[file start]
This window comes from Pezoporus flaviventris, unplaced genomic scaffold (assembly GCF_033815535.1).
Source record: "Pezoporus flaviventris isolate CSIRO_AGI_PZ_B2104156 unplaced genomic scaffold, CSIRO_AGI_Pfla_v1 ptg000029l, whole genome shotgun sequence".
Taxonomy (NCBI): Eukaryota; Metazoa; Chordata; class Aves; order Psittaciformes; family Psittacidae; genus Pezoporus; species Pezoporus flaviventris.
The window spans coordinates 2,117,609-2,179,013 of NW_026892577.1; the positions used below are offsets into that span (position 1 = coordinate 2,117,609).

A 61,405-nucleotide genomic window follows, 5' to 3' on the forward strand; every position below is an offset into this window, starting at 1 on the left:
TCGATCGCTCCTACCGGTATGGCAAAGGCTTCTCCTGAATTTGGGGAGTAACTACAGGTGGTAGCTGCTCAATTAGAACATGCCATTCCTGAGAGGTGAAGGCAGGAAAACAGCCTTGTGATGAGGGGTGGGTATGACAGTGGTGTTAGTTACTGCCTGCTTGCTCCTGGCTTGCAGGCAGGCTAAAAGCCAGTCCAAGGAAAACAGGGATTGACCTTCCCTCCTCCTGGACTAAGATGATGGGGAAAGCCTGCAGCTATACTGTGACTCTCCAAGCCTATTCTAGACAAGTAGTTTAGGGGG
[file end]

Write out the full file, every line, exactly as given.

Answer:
This window comes from Pezoporus flaviventris, unplaced genomic scaffold (assembly GCF_033815535.1).
Source record: "Pezoporus flaviventris isolate CSIRO_AGI_PZ_B2104156 unplaced genomic scaffold, CSIRO_AGI_Pfla_v1 ptg000029l, whole genome shotgun sequence".
Taxonomy (NCBI): Eukaryota; Metazoa; Chordata; class Aves; order Psittaciformes; family Psittacidae; genus Pezoporus; species Pezoporus flaviventris.
The window spans coordinates 2,117,609-2,179,013 of NW_026892577.1; the positions used below are offsets into that span (position 1 = coordinate 2,117,609).

A 61,405-nucleotide genomic window follows, 5' to 3' on the forward strand; every position below is an offset into this window, starting at 1 on the left:
TCGATCGCTCCTACCGGTATGGCAAAGGCTTCTCCTGAATTTGGGGAGTAACTACAGGTGGTAGCTGCTCAATTAGAACATGCCATTCCTGAGAGGTGAAGGCAGGAAAACAGCCTTGTGATGAGGGGTGGGTATGACAGTGGTGTTAGTTACTGCCTGCTTGCTCCTGGCTTGCAGGCAGGCTAAAAGCCAGTCCAAGGAAAACAGGGATTGACCTTCCCTCCTCCTGGACTAAGATGATGGGGAAAGCCTGCAGCTATACTGTGACTCTCCAAGCCTATTCTAGACAAGTAGTTTAGGGGG